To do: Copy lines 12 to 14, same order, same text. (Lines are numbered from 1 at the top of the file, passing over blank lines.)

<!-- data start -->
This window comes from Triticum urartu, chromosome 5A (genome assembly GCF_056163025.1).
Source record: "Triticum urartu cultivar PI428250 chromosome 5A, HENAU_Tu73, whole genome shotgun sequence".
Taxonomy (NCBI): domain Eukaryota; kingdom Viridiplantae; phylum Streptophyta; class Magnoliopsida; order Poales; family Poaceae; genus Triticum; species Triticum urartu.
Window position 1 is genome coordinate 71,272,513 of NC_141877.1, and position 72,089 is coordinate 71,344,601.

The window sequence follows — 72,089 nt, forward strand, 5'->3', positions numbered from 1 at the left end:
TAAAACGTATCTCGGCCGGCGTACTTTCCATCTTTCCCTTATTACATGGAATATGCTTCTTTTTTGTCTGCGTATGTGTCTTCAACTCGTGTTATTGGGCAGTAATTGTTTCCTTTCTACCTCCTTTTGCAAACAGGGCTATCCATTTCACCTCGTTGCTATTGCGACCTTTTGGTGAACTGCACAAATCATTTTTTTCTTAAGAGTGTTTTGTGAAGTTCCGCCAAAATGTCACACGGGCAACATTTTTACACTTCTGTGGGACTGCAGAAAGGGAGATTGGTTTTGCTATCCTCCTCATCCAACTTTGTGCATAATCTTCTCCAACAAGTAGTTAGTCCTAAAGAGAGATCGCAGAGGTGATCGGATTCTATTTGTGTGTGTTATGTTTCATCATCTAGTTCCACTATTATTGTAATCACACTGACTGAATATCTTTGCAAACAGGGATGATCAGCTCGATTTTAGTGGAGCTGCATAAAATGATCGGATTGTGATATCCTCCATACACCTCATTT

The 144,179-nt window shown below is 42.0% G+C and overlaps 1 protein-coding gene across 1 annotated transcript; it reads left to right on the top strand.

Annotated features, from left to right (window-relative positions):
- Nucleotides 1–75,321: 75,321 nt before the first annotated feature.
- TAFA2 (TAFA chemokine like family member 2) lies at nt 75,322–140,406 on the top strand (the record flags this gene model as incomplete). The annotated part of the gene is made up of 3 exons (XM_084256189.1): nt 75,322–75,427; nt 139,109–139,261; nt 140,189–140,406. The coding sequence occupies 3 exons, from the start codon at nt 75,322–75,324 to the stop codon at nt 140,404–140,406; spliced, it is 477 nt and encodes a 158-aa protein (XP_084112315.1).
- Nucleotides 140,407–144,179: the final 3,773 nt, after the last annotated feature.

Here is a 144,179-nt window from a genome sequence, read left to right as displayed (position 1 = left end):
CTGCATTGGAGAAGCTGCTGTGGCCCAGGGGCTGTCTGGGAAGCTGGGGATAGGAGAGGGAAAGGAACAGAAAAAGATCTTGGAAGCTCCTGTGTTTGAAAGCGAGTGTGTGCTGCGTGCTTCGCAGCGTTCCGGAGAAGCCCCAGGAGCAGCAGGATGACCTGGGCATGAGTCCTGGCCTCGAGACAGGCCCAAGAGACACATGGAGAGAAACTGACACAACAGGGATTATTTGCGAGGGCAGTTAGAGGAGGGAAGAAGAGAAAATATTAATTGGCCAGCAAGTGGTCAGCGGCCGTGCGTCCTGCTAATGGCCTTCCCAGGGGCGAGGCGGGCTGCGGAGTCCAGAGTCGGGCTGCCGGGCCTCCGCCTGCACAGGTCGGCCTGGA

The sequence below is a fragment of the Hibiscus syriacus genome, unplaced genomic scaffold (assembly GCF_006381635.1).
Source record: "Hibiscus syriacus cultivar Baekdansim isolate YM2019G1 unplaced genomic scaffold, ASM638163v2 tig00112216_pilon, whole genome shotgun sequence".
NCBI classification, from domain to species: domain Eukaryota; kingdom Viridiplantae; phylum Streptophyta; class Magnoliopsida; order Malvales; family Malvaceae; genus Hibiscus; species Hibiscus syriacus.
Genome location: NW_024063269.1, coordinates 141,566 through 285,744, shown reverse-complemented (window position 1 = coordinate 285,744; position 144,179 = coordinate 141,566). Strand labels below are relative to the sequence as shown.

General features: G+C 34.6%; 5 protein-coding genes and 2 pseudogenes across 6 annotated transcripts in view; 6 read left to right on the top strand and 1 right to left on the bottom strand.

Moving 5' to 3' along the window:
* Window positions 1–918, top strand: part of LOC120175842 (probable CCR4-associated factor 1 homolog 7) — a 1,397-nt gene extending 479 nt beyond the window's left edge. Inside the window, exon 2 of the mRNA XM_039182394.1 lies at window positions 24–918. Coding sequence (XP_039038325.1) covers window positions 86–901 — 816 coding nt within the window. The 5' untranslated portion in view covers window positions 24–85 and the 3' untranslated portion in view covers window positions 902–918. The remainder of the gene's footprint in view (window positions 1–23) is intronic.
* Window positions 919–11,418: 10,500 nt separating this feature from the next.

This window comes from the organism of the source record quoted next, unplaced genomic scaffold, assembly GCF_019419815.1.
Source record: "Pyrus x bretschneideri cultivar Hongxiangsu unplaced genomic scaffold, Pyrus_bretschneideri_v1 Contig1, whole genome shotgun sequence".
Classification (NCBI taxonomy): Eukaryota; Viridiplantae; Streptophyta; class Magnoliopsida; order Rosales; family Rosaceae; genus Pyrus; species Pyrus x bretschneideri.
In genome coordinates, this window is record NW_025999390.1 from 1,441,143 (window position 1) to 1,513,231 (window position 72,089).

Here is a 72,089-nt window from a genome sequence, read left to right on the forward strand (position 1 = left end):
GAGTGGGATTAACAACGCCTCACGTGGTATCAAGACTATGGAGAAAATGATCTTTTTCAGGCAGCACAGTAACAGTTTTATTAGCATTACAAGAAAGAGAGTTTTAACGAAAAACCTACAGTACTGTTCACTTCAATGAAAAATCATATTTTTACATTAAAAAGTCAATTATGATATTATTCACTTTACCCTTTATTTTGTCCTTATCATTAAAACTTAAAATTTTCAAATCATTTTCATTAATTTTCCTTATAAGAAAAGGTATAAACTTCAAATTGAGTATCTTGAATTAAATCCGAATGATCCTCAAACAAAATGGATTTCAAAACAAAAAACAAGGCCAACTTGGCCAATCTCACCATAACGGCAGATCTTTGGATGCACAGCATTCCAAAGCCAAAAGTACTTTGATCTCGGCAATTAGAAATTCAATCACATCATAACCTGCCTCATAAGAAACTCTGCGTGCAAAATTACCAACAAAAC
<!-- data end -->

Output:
Here is a 144,179-nt window from a genome sequence, read left to right as displayed (position 1 = left end):
CTGCATTGGAGAAGCTGCTGTGGCCCAGGGGCTGTCTGGGAAGCTGGGGATAGGAGAGGGAAAGGAACAGAAAAAGATCTTGGAAGCTCCTGTGTTTGAAAGCGAGTGTGTGCTGCGTGCTTCGCAGCGTTCCGGAGAAGCCCCAGGAGCAGCAGGATGACCTGGGCATGAGTCCTGGCCTCGAGACAGGCCCAAGAGACACATGGAGAGAAACTGACACAACAGGGATTATTTGCGAGGGCAGTTAGAGGAGGGAAGAAGAGAAAATATTAATTGGCCAGCAAGTGGTCAGCGGCCGTGCGTCCTGCTAATGGCCTTCCCAGGGGCGAGGCGGGCTGCGGAGTCCAGAGTCGGGCTGCCGGGCCTCCGCCTGCACAGGTCGGCCTGGA

The sequence below is a fragment of the Hibiscus syriacus genome, unplaced genomic scaffold (assembly GCF_006381635.1).